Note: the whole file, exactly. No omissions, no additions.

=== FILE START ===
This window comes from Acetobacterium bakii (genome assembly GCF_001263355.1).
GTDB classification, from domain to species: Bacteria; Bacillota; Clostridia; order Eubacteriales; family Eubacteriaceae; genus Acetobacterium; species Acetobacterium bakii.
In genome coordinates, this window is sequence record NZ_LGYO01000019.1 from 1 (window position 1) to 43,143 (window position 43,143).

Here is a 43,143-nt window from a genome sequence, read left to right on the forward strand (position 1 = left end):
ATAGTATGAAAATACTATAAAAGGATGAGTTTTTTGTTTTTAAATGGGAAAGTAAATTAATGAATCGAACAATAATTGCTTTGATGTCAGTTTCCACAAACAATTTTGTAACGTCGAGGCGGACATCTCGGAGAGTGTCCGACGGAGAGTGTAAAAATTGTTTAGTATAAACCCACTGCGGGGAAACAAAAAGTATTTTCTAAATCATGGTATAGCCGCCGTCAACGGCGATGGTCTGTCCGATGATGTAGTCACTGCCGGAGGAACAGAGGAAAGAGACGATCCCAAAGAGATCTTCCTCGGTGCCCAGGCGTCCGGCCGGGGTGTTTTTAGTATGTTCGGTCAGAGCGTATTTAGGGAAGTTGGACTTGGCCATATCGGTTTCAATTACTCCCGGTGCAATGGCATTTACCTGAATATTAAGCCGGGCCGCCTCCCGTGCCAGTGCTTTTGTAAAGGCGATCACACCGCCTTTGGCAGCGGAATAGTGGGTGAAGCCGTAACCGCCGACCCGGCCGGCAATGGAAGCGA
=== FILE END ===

This window comes from Acetobacterium bakii (genome assembly GCF_001263355.1).
GTDB classification, from domain to species: Bacteria; Bacillota; Clostridia; order Eubacteriales; family Eubacteriaceae; genus Acetobacterium; species Acetobacterium bakii.
In genome coordinates, this window is sequence record NZ_LGYO01000019.1 from 1 (window position 1) to 43,143 (window position 43,143).

Here is a 43,143-nt window from a genome sequence, read left to right on the forward strand (position 1 = left end):
ATAGTATGAAAATACTATAAAAGGATGAGTTTTTTGTTTTTAAATGGGAAAGTAAATTAATGAATCGAACAATAATTGCTTTGATGTCAGTTTCCACAAACAATTTTGTAACGTCGAGGCGGACATCTCGGAGAGTGTCCGACGGAGAGTGTAAAAATTGTTTAGTATAAACCCACTGCGGGGAAACAAAAAGTATTTTCTAAATCATGGTATAGCCGCCGTCAACGGCGATGGTCTGTCCGATGATGTAGTCACTGCCGGAGGAACAGAGGAAAGAGACGATCCCAAAGAGATCTTCCTCGGTGCCCAGGCGTCCGGCCGGGGTGTTTTTAGTATGTTCGGTCAGAGCGTATTTAGGGAAGTTGGACTTGGCCATATCGGTTTCAATTACTCCCGGTGCAATGGCATTTACCTGAATATTAAGCCGGGCCGCCTCCCGTGCCAGTGCTTTTGTAAAGGCGATCACACCGCCTTTGGCAGCGGAATAGTGGGTGAAGCCGTAACCGCCGACCCGGCCGGCAATGGAAGCGA